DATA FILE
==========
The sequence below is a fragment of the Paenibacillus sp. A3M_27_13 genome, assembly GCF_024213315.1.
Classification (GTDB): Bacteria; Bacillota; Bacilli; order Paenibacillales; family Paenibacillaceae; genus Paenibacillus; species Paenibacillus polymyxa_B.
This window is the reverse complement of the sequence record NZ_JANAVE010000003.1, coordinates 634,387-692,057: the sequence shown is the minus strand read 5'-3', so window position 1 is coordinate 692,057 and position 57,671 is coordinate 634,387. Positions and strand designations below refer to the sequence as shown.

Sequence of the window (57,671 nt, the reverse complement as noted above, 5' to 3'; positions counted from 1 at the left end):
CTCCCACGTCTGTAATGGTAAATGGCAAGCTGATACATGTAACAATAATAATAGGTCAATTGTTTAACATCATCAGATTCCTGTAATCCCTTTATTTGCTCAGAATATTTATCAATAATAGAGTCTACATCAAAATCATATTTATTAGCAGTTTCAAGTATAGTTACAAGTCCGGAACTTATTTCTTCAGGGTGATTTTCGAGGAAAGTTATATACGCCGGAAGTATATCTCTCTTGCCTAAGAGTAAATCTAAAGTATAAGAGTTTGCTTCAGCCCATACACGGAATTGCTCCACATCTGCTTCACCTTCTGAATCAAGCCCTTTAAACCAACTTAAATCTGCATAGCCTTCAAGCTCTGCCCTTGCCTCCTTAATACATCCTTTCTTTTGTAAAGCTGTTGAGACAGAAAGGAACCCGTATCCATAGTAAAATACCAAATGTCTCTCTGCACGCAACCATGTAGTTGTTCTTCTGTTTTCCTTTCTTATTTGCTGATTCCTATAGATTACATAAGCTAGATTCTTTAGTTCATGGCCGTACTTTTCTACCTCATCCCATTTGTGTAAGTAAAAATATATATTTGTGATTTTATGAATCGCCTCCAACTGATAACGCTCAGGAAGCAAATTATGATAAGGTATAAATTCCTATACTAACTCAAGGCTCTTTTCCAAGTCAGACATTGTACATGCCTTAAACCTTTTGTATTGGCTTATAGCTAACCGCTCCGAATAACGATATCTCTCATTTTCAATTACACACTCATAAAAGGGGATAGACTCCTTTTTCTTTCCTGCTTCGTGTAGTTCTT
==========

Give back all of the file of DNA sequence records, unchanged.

The sequence below is a fragment of the Paenibacillus sp. A3M_27_13 genome, assembly GCF_024213315.1.
Classification (GTDB): Bacteria; Bacillota; Bacilli; order Paenibacillales; family Paenibacillaceae; genus Paenibacillus; species Paenibacillus polymyxa_B.
This window is the reverse complement of the sequence record NZ_JANAVE010000003.1, coordinates 634,387-692,057: the sequence shown is the minus strand read 5'-3', so window position 1 is coordinate 692,057 and position 57,671 is coordinate 634,387. Positions and strand designations below refer to the sequence as shown.

Sequence of the window (57,671 nt, the reverse complement as noted above, 5' to 3'; positions counted from 1 at the left end):
CTCCCACGTCTGTAATGGTAAATGGCAAGCTGATACATGTAACAATAATAATAGGTCAATTGTTTAACATCATCAGATTCCTGTAATCCCTTTATTTGCTCAGAATATTTATCAATAATAGAGTCTACATCAAAATCATATTTATTAGCAGTTTCAAGTATAGTTACAAGTCCGGAACTTATTTCTTCAGGGTGATTTTCGAGGAAAGTTATATACGCCGGAAGTATATCTCTCTTGCCTAAGAGTAAATCTAAAGTATAAGAGTTTGCTTCAGCCCATACACGGAATTGCTCCACATCTGCTTCACCTTCTGAATCAAGCCCTTTAAACCAACTTAAATCTGCATAGCCTTCAAGCTCTGCCCTTGCCTCCTTAATACATCCTTTCTTTTGTAAAGCTGTTGAGACAGAAAGGAACCCGTATCCATAGTAAAATACCAAATGTCTCTCTGCACGCAACCATGTAGTTGTTCTTCTGTTTTCCTTTCTTATTTGCTGATTCCTATAGATTACATAAGCTAGATTCTTTAGTTCATGGCCGTACTTTTCTACCTCATCCCATTTGTGTAAGTAAAAATATATATTTGTGATTTTATGAATCGCCTCCAACTGATAACGCTCAGGAAGCAAATTATGATAAGGTATAAATTCCTATACTAACTCAAGGCTCTTTTCCAAGTCAGACATTGTACATGCCTTAAACCTTTTGTATTGGCTTATAGCTAACCGCTCCGAATAACGATATCTCTCATTTTCAATTACACACTCATAAAAGGGGATAGACTCCTTTTTCTTTCCTGCTTCGTGTAGTTCTT